It was recently announced that Team Canada chose their coaches for the 2016 World Cup of Hockey.
So full staff is: Babcock, Quenneville, Julien, Trotz and Peters
— Pierre LeBrun (@Real_ESPNLeBrun) November 5, 2015
Mike Babcock of the Toronto Maple Leafs will be head coach with assistants Joel Quenneville of the Chicago Blackhawks, Claude Julien of the Boston Bruins, Barry Trotz of the Washington Capitals and Bill Peters of the Carolina Hurricanes.
While some are unhappy with omissions like Michel Therrien of the Montreal Canadiens whose team sits at the top of the NHL standings, what’s more interesting is the omission of recent Jack Adams winners.
The only coach on the staff to have won the Jack Adams trophy for best head coach in the National Hockey League since the lockout is Julien, having won it back in 2008-09. The only other coach on the staff to win the award was Quenneville, way back in 1999-00 with the St. Louis Blues. That’s 15 years ago!
Since Julien’s win, Canadian coaches Dave Tippett (Arizona Coyotes), Ken Hitchcock (St. Louis Blues), Paul MacLean (Ottawa Senators, now assistant coach of the Anaheim Ducks), Patrick Roy (Colorado Avalanche) and Bob Hartley (Calgary Flames) have won the Jack Adams trophy, “adjudged to have contributed the most to his team’s success” according to NHL.com
Babcock, who was named the head coach, has yet to be selected by the National Hockey League Broadcasters’ Association for the Jack Adams trophy, despite becoming the highest paid head coach in the National Hockey League when signing with the Toronto Maple Leafs over the summer. His coaching with the Detroit Red Wings has been regarded in high esteem, and is constantly name dropped as one of the best coaches in the league. Nobody really doubts that he should be on the staff, let alone head coach of Team Canada. So why is he leading the charge for Team Canada and not the previous Jack Adams winners? Why does Julien take a back seat to him?
The answer lies in why those coaches won the award. The Broadcasters’ Association loves a good story, and a good story usually involves an underdog. Both Patrick Roy and Bob Hartley took bottom teams to the playoffs, surprising the league. Roy did it as a rookie NHL coach and Hockey Hall of Fame inducted goaltender. That’s a great story. Most in the league agreed he wasn’t the best head coach, or that he provided his team the most success. Merely that he turned around a bad team and they won more games than expected. That’s generally considered more important than who coached their team the best.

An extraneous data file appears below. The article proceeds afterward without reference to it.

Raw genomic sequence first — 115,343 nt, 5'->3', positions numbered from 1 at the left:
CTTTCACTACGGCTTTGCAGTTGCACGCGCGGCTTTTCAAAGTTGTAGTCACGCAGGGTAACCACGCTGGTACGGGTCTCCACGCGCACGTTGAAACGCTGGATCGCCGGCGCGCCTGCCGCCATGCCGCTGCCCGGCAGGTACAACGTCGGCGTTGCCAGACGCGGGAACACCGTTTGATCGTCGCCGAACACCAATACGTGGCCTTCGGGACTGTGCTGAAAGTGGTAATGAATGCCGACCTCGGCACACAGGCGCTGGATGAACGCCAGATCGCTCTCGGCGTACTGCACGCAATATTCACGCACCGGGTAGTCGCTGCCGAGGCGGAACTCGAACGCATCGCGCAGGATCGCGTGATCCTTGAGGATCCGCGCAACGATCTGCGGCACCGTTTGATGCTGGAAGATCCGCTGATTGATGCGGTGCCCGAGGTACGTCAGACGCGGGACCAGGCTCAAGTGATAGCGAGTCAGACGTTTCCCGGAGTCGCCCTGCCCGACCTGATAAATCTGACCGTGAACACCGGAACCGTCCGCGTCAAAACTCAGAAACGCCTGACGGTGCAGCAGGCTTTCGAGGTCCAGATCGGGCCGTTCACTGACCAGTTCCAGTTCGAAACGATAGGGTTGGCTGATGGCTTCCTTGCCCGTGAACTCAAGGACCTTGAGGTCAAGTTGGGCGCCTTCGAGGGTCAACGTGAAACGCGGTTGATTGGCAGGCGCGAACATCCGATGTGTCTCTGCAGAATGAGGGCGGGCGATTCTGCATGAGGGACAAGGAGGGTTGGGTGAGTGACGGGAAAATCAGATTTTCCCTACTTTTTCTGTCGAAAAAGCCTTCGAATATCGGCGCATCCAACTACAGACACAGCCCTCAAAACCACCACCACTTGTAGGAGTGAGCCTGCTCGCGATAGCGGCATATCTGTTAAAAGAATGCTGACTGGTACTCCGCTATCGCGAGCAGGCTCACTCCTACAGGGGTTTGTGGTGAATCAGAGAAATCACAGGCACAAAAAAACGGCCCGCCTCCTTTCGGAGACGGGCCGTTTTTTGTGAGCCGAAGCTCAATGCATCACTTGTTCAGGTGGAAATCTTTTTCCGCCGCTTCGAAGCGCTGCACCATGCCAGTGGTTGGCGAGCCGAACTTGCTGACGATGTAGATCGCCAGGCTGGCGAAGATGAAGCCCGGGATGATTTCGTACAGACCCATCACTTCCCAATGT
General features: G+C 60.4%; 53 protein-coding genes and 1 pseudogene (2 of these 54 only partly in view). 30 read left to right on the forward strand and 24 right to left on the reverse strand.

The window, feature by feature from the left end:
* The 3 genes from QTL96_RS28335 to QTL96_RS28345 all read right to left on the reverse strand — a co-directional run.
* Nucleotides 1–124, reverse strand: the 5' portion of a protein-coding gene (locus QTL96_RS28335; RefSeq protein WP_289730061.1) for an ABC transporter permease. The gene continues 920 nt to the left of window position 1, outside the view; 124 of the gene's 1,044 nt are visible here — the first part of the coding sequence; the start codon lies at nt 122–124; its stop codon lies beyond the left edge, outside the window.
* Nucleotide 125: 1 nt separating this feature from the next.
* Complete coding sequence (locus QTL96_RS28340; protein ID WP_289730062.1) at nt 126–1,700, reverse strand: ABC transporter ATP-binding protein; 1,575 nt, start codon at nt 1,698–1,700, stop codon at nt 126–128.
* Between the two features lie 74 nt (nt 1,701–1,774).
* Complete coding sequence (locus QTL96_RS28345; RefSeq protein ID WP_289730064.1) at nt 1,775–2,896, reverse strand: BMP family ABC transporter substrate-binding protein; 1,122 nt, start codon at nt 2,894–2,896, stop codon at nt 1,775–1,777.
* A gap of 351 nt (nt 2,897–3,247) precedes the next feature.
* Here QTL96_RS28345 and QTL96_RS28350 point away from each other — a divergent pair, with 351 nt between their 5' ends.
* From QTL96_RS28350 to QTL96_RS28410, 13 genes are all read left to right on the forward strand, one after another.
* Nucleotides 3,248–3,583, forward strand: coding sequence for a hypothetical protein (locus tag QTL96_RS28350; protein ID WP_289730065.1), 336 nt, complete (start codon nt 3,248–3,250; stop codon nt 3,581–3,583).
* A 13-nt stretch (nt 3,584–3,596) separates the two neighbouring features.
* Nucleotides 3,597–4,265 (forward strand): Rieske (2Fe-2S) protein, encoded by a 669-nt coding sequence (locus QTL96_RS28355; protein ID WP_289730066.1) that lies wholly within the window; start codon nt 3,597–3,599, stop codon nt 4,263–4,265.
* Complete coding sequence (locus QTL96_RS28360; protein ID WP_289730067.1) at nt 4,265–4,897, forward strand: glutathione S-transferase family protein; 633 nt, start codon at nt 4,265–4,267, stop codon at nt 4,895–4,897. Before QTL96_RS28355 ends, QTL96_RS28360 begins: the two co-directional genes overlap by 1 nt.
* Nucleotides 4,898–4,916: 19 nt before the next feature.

Hartley and Roy now sit in a new place: the basement of the National Hockey League. They are joined by fellow Adams winner Paul MacLean, who isn’t even head coaching in the league anymore and instead councils the head coach of the eight points in 12 games Anaheim Ducks. Who coaches them? Why none other than former Jack Adams trophy winner in 2007-08 Bruce Boudreau! To be fair, you know whose team has less points than the Flames, Ducks and Avalanche? That’s right, Mike Babcock’s Toronto Maple Leafs. But at least you can see the improvement in their play, even if they are a bottom five National Hockey League team.
So did Team Canada make the wrong decision by selecting Mike Babcock, or did they make the right decision to disregard recent Jack Adams trophy winners? But more importantly, does the Broadcasters’ Association need to start making it clear what designates the best coach in the National Hockey League in order to give it to the right coach? Why doesn’t coaches like Jon Cooper of the Tampa Bay Lightning, Alain Vigneault of the New York Rangers and the before mentioned Therrien of the Montreal Canadiens get more credit for the constant success and height of their teams in the standings? It just feels wrong for the NHL to be awarding a trophy for the best coach in the league year after year and guys like Vigneault, Quenneville and Babcock, who are generally regarded as the best coaches in the league, have to be lucky to get nominated. I will just add that Vigneault being passed up for Bill Peters is perplexing, so I hope it was Alain turning down the job.
I understand the value of a good story, but awarding the Jack Adams trophy shouldn’t be about a story. It’s about awarding the best coach of the regular season. If Mike Babcock is head coaching Team Canada despite never winning the trophy for best head coach in the NHL, there’s certainly more wrong with the NHL’s award process than Team Canada’s coaching selection.